A whiff of fresh air


Supreme Court’s verdict in the Zahid Farooq case comes as a whiff of fresh air in the suffocating atmosphere of Kashmir which has been choking under the thick blanket of draconian laws; most notoriously the Armed Forces Special Powers Act (AFSPA) that was being misused to cover up heinous crimes against civilians. The apex court, on Thursday, ordered that the BSF personnel accused of killing Zahid Farooq in cold blood, three years ago, be tried by a civil court under the normal law of the land. The Supreme Court overturned the verdict of the trial court, subsequently upheld by the Jammu and Kashmir high court that the guilty BSF men be court martialled by their paramilitary formation. The BSF had opposed their trial by the chief judicial magistrate’s court. Accordingly, the custody of the accused as also the trial documents had been handed over to the BSF. The apex court has now ordered reversal of this process.

Apart from the wider ambit of the general sense of relief which the Supreme Court decision provides it also marks the moral victory for Zahid Farooq’s father whose remarkable courage and quest for justice has ultimately borne fruit. He had gone in appeal, along with the state government, against the trial and high court decision allowing the BSF to court martial alleged killers of his teenage son instead of subjecting them to justice under the normal law. Their appeal was opposed by the central government. The apex court has, however, left the room open for the BSF to appeal against its verdict within six weeks.

Zahid Farooq’s cold blooded murder at Brein, near Nishat, on February 5, 2010 by the BSF armed personnel had shocked the Valley and triggered off a chain of events leading to many more killings in police and paramilitary firing on civilian protestors. Although the state government had announced administrative enquiry into a few of these cases not much progress has been made towards concluding the process. Nothing in fact is authentically known about the fate of these inquiries.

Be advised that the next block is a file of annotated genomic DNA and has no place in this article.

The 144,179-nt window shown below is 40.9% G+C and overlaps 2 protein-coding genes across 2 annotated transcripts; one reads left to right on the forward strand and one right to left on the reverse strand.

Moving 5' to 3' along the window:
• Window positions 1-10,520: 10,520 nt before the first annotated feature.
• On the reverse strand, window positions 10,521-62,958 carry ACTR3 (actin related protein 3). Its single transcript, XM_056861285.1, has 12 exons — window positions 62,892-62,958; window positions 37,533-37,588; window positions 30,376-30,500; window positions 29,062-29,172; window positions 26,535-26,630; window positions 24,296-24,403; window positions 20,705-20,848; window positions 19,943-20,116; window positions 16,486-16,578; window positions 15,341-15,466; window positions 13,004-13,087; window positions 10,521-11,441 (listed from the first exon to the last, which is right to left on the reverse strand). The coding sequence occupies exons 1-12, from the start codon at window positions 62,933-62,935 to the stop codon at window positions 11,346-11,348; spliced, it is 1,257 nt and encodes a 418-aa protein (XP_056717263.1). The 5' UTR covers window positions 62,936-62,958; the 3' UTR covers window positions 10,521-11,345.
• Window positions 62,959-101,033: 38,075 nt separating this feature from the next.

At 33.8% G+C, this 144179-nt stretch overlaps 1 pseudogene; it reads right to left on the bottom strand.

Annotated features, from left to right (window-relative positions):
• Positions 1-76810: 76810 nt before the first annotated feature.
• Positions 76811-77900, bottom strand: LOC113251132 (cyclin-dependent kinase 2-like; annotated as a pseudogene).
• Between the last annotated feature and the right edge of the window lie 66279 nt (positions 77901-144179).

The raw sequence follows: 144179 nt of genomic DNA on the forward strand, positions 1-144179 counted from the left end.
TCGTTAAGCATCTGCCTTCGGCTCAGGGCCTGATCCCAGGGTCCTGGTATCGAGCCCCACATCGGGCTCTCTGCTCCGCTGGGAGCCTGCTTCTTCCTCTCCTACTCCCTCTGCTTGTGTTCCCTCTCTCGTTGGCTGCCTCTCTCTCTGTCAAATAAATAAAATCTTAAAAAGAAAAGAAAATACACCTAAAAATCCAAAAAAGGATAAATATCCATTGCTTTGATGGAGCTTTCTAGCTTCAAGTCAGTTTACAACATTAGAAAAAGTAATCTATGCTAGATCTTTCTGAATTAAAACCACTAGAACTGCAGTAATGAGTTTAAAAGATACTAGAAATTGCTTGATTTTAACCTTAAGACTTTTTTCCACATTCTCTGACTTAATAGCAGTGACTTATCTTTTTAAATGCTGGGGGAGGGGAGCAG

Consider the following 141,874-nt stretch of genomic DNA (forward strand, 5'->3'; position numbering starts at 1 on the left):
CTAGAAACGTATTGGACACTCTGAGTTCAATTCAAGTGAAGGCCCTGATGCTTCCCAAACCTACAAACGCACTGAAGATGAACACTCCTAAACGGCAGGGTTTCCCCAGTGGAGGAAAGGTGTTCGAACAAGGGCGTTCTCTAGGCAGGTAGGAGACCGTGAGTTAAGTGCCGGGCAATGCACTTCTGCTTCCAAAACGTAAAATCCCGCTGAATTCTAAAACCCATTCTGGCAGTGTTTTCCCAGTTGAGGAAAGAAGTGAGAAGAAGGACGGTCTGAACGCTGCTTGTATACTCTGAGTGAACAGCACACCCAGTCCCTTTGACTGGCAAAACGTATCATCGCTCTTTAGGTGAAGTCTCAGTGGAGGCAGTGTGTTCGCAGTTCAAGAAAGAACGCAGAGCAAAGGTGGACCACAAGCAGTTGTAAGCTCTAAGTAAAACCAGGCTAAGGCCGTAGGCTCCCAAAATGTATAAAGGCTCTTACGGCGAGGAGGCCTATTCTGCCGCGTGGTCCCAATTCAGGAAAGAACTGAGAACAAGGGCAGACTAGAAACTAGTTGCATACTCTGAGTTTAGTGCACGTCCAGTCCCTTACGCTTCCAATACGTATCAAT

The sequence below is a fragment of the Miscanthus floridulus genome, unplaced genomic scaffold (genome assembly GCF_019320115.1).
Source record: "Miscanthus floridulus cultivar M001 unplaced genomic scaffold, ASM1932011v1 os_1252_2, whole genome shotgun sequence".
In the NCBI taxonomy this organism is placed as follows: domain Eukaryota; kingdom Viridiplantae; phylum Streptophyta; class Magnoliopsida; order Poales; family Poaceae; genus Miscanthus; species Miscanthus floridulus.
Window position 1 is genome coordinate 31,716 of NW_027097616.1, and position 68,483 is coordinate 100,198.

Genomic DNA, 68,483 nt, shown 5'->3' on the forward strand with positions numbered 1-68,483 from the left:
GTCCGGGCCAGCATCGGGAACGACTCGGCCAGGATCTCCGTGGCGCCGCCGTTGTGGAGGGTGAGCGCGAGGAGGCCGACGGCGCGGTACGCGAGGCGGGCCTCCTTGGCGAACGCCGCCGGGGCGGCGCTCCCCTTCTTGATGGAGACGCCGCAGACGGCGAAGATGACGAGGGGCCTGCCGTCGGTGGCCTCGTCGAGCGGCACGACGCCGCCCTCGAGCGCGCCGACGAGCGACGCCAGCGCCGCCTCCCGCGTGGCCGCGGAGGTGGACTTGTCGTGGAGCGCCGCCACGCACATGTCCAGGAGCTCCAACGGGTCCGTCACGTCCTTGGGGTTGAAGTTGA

Rampant misuse of AFSPA in such cases has choked the entire justice system in J&K. Blanket immunity being provided blindly to the accused armed and paramilitary forces personnel guilty of heinous crimes has immobilised the justice delivery system. Significantly, in this particular case, the apex court has over-ruled the J&K high court and observed that there was no bar in normal trial of armed and paramilitary personnel accused of crimes against civilians. However, it is to be seen if and how the latest pronouncement of the country’s highest seat of justice would affect the course of events on the ground.
Denial of justice to growing number of victims of atrocities committed by the security forces personnel continues to be one of the major obstacles in restoring public confidence in the system of governance as much as in the justice system itself. Flagrant violation of human rights, wanton killings and other atrocities continue unabated; primarily because there is no fear of justice and accountability. So long as this kind of permissiveness persists there is little hope of real improvement in the situation. Silence is being mistaken for normalcy.

The least that the state government can now do is to revisit the plethora of pending cases, review them in the light of the apex court’s verdict in the Zahid Farooq case and proceed without any more delay. The state government has its own credibility on the line. The Supreme Court decision has opened a window of opportunity for the agencies of the state to restore the ruined system of justice and create public confidence in the efficacy of the system to deliver justice.
Instead of throwing its hands up over the AFSPA issue and crying over the central government’s unsympathetic attitude, the coalition government in general and the chief minister in particular need to benefit from the window offered by the apex court and follow it up right to its logical conclusion.